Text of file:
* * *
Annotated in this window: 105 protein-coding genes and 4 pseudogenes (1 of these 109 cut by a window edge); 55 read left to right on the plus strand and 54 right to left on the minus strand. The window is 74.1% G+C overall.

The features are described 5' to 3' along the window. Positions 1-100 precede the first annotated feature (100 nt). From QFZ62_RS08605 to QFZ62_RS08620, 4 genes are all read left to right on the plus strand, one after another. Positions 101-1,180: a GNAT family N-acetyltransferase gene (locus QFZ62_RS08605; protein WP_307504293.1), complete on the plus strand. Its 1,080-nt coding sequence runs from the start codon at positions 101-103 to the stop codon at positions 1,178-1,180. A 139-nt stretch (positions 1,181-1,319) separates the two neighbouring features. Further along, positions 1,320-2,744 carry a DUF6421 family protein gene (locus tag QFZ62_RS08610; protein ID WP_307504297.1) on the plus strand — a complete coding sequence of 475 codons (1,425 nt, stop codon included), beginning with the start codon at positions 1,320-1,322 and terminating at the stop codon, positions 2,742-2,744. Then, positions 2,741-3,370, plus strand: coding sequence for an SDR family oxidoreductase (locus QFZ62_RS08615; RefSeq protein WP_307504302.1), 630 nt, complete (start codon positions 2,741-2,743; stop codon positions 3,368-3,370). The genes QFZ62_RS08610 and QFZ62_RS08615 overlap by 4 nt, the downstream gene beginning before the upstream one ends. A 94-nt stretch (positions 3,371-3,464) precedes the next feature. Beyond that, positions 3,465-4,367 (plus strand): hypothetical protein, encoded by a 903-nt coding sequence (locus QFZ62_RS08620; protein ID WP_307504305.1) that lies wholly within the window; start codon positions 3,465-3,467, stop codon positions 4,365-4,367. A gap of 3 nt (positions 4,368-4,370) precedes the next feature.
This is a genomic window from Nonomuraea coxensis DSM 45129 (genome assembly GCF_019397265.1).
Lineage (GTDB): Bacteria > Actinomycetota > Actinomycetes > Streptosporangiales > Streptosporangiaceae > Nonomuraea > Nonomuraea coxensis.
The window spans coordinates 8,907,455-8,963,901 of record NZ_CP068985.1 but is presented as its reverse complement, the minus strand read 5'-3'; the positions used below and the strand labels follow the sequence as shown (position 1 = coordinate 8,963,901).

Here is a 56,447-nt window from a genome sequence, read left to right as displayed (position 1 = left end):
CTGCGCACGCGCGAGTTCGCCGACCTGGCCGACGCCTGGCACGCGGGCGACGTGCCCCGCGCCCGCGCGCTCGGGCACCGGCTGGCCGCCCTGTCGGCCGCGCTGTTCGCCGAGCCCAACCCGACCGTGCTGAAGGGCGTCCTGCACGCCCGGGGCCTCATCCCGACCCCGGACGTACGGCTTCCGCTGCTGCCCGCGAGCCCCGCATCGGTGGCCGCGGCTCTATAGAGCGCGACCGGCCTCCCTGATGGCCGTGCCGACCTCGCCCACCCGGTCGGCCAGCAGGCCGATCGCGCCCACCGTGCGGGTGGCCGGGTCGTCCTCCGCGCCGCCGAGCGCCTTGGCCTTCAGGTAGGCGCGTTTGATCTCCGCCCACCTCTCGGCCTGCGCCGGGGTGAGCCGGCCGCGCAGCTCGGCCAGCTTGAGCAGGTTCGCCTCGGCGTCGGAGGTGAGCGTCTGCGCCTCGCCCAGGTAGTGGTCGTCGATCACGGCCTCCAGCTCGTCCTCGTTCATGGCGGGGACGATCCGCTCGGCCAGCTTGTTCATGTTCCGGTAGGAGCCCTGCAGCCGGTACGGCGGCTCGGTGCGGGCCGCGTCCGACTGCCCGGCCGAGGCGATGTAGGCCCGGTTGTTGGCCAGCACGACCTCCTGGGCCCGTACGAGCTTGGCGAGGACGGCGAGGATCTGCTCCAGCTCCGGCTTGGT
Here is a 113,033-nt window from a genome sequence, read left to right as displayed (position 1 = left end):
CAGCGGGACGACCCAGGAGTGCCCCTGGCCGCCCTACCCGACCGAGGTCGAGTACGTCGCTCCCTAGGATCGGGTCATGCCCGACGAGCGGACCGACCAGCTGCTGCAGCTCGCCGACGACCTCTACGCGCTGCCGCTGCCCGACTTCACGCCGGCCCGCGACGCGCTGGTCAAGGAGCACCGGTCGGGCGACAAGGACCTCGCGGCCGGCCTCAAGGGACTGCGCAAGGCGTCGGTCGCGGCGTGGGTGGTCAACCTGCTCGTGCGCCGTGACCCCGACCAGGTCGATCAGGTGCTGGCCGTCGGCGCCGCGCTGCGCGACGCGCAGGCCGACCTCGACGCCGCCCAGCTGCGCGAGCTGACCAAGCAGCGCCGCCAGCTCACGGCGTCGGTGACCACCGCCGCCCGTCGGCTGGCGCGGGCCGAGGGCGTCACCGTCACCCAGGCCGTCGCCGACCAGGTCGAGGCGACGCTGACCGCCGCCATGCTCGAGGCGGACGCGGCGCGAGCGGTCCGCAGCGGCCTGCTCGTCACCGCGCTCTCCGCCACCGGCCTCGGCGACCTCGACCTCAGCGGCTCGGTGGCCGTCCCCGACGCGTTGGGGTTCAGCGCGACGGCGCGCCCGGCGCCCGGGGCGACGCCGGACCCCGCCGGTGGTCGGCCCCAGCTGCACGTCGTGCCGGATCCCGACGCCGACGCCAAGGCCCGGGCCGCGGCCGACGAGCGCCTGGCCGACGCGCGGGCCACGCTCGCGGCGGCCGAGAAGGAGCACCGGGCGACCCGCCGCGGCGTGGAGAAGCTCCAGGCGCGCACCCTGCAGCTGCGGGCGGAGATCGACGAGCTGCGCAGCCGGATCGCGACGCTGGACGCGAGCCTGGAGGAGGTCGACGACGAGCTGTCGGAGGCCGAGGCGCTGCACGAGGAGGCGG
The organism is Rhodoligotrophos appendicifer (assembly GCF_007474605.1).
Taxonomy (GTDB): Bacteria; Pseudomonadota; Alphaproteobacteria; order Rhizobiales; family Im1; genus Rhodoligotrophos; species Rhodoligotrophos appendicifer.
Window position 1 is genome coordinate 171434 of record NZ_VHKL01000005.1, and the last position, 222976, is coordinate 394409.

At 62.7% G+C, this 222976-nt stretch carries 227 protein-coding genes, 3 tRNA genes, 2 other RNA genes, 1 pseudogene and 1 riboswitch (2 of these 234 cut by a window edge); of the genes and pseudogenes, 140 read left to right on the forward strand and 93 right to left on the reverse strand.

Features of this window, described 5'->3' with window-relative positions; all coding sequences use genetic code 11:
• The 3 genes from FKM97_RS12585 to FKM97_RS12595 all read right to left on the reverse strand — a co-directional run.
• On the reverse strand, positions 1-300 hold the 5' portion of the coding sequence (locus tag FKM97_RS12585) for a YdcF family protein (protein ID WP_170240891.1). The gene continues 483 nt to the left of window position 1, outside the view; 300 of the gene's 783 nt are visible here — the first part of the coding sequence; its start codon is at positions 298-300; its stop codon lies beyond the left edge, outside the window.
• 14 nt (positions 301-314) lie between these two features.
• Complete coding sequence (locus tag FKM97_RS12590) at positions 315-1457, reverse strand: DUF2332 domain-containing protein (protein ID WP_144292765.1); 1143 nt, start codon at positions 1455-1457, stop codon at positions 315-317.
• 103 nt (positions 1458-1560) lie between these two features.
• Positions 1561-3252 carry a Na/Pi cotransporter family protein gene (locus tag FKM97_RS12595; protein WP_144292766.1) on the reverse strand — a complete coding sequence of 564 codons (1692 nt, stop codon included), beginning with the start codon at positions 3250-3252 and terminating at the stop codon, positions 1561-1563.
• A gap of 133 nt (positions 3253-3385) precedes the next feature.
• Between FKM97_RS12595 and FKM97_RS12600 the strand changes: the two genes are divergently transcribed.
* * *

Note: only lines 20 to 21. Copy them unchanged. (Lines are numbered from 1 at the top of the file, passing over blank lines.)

• Positions 1561-3252 carry a Na/Pi cotransporter family protein gene (locus tag FKM97_RS12595; protein WP_144292766.1) on the reverse strand — a complete coding sequence of 564 codons (1692 nt, stop codon included), beginning with the start codon at positions 3250-3252 and terminating at the stop codon, positions 1561-1563.
• A gap of 133 nt (positions 3253-3385) precedes the next feature.